It's feasible that someone has come up with better software in the last couple of years that helps with this, and I'm just not aware of it, but I'd be really doubtful that there's anything that can produce PDFs that actually look designed from HTML input. This is less true for something like a book format where the content is almost entirely text, but the more graphs, figures, images, headlines, etc that you include, the more likely that automatic layout algorithms aren't going to do a very good job.
posted by tylerkaraszewski at 12:55 PM on January 22 [1 favorite]


Smashing Magazine has an article on How To Set Up A Print Style Sheet. While it's not a PDF, CSS media types will get you pretty far, including setting print-specific page breaks and layout.

The article also has a list of print optimized sites at the very end.
posted by Nonsteroidal Anti-Inflammatory Drug at 1:00 PM on January 22 [2 favorites]


I came in to say tylerkaraszewski's #2. When you're putting things into different formats you end up re-formatting and often even re-writing them a bit, and that's that. There is just no way around it. The medium really is the message, to a greater degree than we usually think in day-to-day life.

The fancier your formatting etc, the more this is true. If you just have a completely plain text file with a few titles and headings, that's pretty easy to transfer between a few dozen different formats. As soon as you introduce graphics, photos, call-outs, etc etc etc it becomes a matter of hiring someone to re-edit, re-format, and lay it out again for you in a way that actually looks good in your new medium.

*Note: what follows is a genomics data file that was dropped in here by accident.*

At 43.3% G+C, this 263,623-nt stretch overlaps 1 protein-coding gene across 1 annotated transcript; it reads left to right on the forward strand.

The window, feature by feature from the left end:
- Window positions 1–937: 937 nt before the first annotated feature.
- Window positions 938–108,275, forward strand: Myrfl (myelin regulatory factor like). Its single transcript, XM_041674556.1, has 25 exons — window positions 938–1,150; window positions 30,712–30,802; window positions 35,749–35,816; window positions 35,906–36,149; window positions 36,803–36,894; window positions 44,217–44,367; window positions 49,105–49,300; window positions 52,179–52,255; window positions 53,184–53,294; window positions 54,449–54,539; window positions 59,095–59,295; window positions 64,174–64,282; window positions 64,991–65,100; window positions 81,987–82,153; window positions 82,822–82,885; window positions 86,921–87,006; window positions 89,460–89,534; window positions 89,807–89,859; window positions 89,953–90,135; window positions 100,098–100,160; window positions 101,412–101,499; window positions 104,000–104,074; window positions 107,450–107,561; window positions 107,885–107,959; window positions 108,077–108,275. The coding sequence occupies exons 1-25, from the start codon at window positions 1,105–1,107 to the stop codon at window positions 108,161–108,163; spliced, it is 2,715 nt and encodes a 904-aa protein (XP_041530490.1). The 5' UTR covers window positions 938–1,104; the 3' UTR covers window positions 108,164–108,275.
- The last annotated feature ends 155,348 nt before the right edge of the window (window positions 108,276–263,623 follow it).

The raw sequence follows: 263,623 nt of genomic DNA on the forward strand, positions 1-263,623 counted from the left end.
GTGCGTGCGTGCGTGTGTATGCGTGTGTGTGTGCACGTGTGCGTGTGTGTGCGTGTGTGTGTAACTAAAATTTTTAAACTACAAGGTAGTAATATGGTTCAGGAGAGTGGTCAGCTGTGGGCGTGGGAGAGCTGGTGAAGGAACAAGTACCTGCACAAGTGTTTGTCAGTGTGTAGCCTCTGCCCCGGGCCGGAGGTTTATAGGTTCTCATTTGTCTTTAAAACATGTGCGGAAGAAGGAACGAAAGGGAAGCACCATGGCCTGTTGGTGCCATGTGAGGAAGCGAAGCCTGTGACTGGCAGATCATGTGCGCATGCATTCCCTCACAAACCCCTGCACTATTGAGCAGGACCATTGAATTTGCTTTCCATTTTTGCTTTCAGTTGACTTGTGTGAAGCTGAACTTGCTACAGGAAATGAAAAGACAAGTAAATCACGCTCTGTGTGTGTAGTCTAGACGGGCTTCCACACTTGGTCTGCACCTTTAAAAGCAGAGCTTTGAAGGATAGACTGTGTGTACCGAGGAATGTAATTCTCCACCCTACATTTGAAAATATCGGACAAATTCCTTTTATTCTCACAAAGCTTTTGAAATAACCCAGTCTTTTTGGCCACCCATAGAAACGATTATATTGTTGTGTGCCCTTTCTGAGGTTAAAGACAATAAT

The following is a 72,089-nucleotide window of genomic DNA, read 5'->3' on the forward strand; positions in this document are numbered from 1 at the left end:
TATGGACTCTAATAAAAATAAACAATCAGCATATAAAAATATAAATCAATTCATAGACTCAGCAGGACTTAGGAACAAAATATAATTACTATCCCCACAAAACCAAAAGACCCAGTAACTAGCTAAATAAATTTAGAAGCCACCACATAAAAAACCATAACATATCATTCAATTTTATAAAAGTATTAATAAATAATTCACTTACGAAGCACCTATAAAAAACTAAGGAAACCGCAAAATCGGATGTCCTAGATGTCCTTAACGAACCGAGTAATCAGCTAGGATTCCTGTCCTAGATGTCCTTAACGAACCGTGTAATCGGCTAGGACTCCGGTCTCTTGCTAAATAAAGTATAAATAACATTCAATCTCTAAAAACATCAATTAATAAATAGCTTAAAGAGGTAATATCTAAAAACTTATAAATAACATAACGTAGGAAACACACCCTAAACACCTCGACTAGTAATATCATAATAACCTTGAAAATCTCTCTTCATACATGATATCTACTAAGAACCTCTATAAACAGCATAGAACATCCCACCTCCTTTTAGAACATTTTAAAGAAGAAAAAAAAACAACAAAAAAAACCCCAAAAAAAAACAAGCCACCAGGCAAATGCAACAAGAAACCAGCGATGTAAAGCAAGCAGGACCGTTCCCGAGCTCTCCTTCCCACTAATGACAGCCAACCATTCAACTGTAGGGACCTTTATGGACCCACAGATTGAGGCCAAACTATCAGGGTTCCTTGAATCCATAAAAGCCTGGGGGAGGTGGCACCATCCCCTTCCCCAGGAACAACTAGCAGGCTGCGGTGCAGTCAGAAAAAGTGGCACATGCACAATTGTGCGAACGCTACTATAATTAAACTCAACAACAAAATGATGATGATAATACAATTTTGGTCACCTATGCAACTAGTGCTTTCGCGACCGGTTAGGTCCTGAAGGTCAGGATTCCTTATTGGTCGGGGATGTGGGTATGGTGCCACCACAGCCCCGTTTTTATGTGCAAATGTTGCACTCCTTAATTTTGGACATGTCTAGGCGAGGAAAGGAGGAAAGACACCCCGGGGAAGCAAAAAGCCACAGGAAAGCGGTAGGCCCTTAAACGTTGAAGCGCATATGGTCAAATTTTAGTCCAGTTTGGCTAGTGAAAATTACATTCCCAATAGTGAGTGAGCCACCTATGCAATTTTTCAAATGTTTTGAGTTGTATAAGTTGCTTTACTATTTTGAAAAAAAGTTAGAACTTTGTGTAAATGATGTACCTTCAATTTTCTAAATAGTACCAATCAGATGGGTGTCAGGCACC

In moving from one format to another, there is a lot of re-use of content but not so much of formatting and layout.
posted by flug at 1:03 PM on January 22


Why doesn't someone talk to members of the "audience" themselves to see if they agree that they need something up-to-date and printed as a polished item for these presentations? It could be that it would be satisfactory to have reasonably up to date printed versions with a reminder that the product is updated on the web site itself. The concept will be familiar to everyone.

Additionally, I would bet that many agency media buyers use, or would be quite receptive to the alternative idea of using, a tablet which will allow for quick access to the web site in real time.
posted by yclipse at 1:33 PM on January 22


Not sure if this is what you mean, but I just use PDF995. It is free. You use it like a printer, so the look will be as if you'd printed a hard copy, but instead of printing a hard copy it will print a PDF which you save to your desktop. It won't reformat anything though.
posted by St. Peepsburg at 1:48 PM on January 22


Archive of Our Own allows you to download any work as a pdf, or as many other digital formats. It is an open source project that is kind of perpetually in beta, but still the best thing out there in terms of fanfic archives. I don't know how the pdf download handles images or formatting, as I've never investigated that. But they are simple to contact and fairly communicative.
posted by Mizu at 2:38 PM on January 22